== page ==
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Self-Regulation in Preschoolers: Tips, Activities and More!

Active play, sensory exploration, and self-care exercises are whole child activities that develop self-regulation in preschoolers and support all other learning.

Active play, sensory exploration, and self-care exercises are whole child activities that develop self-regulation in preschoolers and support all other learning.  The more movement and mindfulness are integrated into early childhood education, the greater the development of focus and executive function!   In the face of the compartmentalization of learning with domains and standards needing to be checked off a list, it’s SO important to hold the BIG picture!

Practice and Teach Self-Regulation in Preschoolers that Make Sense

If you want to help improve self-regulation in preschoolers remember that learning and socialization happens in the body.  Keeping that in mind, the importance of:

  • fulfilling the health standard requiring 90-120 minutes of supervised active play and physical education makes sense.
  • Mindfulness practices, relaxation, visualization, and breathing exercises make sense.
  • Using a set of tools for self-regulation, practicing yoga or stress management techniques, or Brain Gym® exercises make sense!

 

Why? Because when we feel relaxed, alert, and engaged, we develop calm, self-awareness, and the ability to focus, plan, analyze, reflect, and create.  Conversely, when we are continually responding to the constant stream of alerts from our environments, the more we cultivate multi-tasking and feeling impulsive, fractured, stressed, and emotional.  Given the bombardment of stimuli in most of our lives– whether they are from the classroom: voices, movement, toys, visuals, or from our technology: cell phones, computers, screens – it’s understandable that so many of us are dysregulated and describe feeling stressed.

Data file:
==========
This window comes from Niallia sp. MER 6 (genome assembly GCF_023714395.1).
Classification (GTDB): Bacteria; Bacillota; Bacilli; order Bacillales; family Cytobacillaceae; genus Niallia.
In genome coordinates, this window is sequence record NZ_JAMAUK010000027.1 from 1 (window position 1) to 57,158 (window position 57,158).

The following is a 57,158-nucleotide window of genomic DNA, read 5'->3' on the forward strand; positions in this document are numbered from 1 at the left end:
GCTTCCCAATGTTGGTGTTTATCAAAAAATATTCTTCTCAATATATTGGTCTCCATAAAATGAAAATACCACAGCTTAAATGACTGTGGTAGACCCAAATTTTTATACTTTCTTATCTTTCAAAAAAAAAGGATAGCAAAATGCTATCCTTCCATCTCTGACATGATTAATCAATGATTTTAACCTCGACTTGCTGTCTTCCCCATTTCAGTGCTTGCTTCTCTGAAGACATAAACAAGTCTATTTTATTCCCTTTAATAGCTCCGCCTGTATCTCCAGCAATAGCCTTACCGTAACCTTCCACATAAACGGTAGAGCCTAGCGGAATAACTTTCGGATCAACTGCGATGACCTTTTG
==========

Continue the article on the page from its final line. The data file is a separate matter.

How to Help Preschoolers Who Struggle

Children with fewer coping and filtering skills, are particularly vulnerable, which make it paramount to teach self-care and practice self-regulation techniques with preschoolers.  When children are constantly reacting to whatever stimuli is happening, their lower brains are in charge.  This creates a brain and nervous system that literally cannot settle.   It is a sophisticated body-mind coordination to self-regulate such that we can shift our attention away from the omnipresent flow of new sensory information and allow our neocortex, thinking brain, to focus on a task or project.

The Brain and Self-Regulation

In Daniel Goleman’s latest book, Focus, he describes attention as a constant interplay between our lower (reptilian) brain and our upper (neocortex) brain, linked by our mid-brain (emotional center).

The lower brain operates largely outside of consciousness monitoring signals coming in from our senses to changes in our environment, sensations in our body, or memories of worrying events.

Our mid-brain, emotional center, filters and organizes these sensory messages, deciding whether we are safe, should be curious, on alert, or distressed.

The upper brain’s job is to screen out distractions and focus on a single task or train of thought in order to plan, create, and reflect. To build those focus muscles takes practice, especially for young minds easily distracted and emotionally sensitive.

The more we self-regulate and think/act mindfully, the more we help children to do so, too.  The more we implement rituals of that include active play, slowing down, reflection, and self-care, the more we engage the upper brain. This, in turn, helps us learn how to calm our body and shut out external distractors.

5 Activities to Help Self-Regulation in Preschoolers

It is through self-regulation that focus, creativity, and learning come alive. Here are 5 activities that you can integrate into your daily routine to help children build a foundation for self-regulation, focus, and executive function: